Daily Mail Australia are no strangers to courting controversy. But this time they may have gotten more than they bargained for, after they targeted presenter and journalist Samantha Armytage’s apparent “giant granny undies”.
A story published over the weekend, said the Sunrise host, was going “make-up free”, and that: “The TV personality’s oversized granny panties showed through the garment with a clearly visible line,” the story said. The words accompanied images of Armytage, as taken by paparazzi as she shopped at Bondi Surf Seafoods.
What a shit rag pic.twitter.com/j2ibNYpSVw
— Anthony B, (@swearyanthony) December 11, 2016
If you’re thinking: how is this a story…that I’m actually reading… with my actual eyeballs?! You are not alone. The kind of underwear a women wears is kind of, well, no ones business but hers. Whether she was wearing “granny undies” or not, shouldn’t be up for public discourse. It’s just weird and creepy AF.
Since the “story” was published, women across Australia have stood in solidarity with Armytage, describing the Daily Mail’s article as both body-shaming, bullying and another example of the media putting women’s bodies up for debate.
Jesus FUCK. @DailyMailAU, is it really a fucking news story that Sam Armytage went to the shops wearing full brief underwear? GET A JOB.
— Clementine Ford (@clementine_ford) December 11, 2016
You know who our underwear should concern? Ourselves. Maaaaaybe our sexual partners, but even then, only when we want.
— Erin Riley (@erinrileyau) December 11, 2016
1. the daily mail should be craterised by orbiting laser guns
2. those are totally normal undies
3. See 1 https://t.co/JvaAFSEyaW
— the resident female (@marrowing) December 11, 2016
BuzzFeed News have reported that Armytage has contacted her lawyers regarding the Daily Mail story, “I’m not making any comment as it’s with the lawyers,” Armytage told the news site.
Women at large are pretty damn pissed, and this is far from the first time Daily Mail have stepped over the line, when describing women’s bodies – and men for that matter.
Just months back, in September the publication shamed Australia’s unofficial prince Osher Gunsberg, publishing unflattering images of Osher on the beach, captioned with disgusting text like “Bali belly”.The Bachelor host would go on to call the article “nothing short of bullying”.
Past Big Brother contestant, lifestyle content creator and generally gorgeous human specimen Lisa Clark has spoken out before about the Daily Mail’s tendency to negatively describe women’s bodies.
She spoke to TheVine.com.au about the kind of insulting ways she’s been described by the publication.
“There are too many to mention but it is always a reference to my breasts,” Lisa said.
An open letter to @dailymailau As I read the article you wrote this morning, tears streamed down my face, I felt powerless to respond to your constant negative articles about me and then I remembered that I am a strong woman and that I had a platform where I could turn your constant negative body shaming articles about me into a positive, so here it is. I am proud of everything I have achieved in my 30 years on this earth, I will no longer sit quiet while you rip my dignity from me. As someone who suffered from an eating disorder in my teens reading your articles about my body take me back to the years of self hate, self abuse and self harm. While my friends were attending university and celebrating at schoolies, I was fighting for my life from an illness that ravaged my body. I have healed since those years and I am bloody proud of how far I have come with the promotion of self love and self appreciation. I don't promote diet teas, diet shakes or alike because I pride myself on promoting a positive body image for my young followers, some of which have reached out to me to talk about their issues with Cyber bullying and body image after I spoke out about an article Daily Mail wrote about me a year ago that caused me to be trolled across all of my media platforms. I take the time to write back to each and everyone of these girls that contact me because I have been them, unsure, insecure but now at 30 I have found my stride, come into my own and I refuse to have the faceless, nameless "journalists" from the Daily Mail writing awful, untrue things about me online. I have every right to wear a feminine neckline, I have every right to attend a premier and not have to fear that the next day the Daily Mail will defame everything I am by trying to body shame me. I don't use my body as a commodity, I use my brain surely this should be applauded. I will not sit here quietly while you continue your hateful smear campaign. I am proud of my curvy body which is pretty much only a vessel to one day carry my child. Shame on you @dailymailau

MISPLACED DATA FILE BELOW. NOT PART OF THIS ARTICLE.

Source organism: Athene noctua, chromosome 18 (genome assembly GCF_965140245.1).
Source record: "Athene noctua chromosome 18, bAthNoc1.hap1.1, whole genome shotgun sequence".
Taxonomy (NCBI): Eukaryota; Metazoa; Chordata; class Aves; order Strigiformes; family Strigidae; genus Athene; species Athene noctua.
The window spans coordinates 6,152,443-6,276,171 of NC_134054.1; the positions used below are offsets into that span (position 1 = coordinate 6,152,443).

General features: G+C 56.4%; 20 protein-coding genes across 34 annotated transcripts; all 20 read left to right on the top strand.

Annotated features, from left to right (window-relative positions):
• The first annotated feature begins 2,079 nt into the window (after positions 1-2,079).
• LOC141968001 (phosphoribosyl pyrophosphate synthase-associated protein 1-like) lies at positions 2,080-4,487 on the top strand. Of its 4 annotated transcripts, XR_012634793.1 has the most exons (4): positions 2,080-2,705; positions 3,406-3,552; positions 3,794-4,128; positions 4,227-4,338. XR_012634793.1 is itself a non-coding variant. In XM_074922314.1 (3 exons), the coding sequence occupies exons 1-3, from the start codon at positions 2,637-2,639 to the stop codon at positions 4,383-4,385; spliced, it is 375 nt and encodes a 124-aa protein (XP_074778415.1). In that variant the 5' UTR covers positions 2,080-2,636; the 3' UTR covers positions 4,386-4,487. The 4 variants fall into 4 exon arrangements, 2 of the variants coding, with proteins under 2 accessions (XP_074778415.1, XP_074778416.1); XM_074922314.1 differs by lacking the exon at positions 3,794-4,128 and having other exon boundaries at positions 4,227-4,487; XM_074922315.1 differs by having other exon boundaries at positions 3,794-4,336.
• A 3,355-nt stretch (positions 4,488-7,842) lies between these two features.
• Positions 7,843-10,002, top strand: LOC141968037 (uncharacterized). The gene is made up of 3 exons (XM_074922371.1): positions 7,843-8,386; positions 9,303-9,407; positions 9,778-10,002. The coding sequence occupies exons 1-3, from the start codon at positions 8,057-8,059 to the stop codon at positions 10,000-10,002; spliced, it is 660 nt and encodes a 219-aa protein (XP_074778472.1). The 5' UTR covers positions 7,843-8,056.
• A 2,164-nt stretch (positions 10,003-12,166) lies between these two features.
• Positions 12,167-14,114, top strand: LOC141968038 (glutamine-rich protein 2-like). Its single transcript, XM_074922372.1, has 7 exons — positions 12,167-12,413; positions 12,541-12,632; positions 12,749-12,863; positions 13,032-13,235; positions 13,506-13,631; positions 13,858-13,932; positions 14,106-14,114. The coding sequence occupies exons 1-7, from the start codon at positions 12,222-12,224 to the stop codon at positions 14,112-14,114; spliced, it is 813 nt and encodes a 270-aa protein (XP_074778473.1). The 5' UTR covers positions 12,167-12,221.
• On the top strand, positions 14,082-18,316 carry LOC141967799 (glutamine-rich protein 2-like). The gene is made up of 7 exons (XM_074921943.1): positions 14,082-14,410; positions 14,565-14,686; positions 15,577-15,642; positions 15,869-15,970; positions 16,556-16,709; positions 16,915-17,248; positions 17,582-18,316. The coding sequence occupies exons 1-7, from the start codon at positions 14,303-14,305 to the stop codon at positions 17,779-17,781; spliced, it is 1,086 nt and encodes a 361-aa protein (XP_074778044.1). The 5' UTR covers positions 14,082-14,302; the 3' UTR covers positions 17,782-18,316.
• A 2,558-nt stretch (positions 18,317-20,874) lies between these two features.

“There have been mention of being too busty, too leggy, almost wardrobe malfunctions and pretty much anything they can do or say to paint me in an unflattering light.”
Lisa went on to describe how she was psychologically affected by the publication’s onslaught of negative press.
“After they printed close up images of where my dress had broken on the red carpet (after calling me back to get the shot instead of informing me of what had happened) I was trolled so terribly, trolled online that I contemplated suicide,” Lisa said.
“It was the October long weekend, I didn’t leave the house for days and then when I did they were still following me. Reputation is a hard thing to earn back amongst peers and colleagues after images and untrue words are written about you.”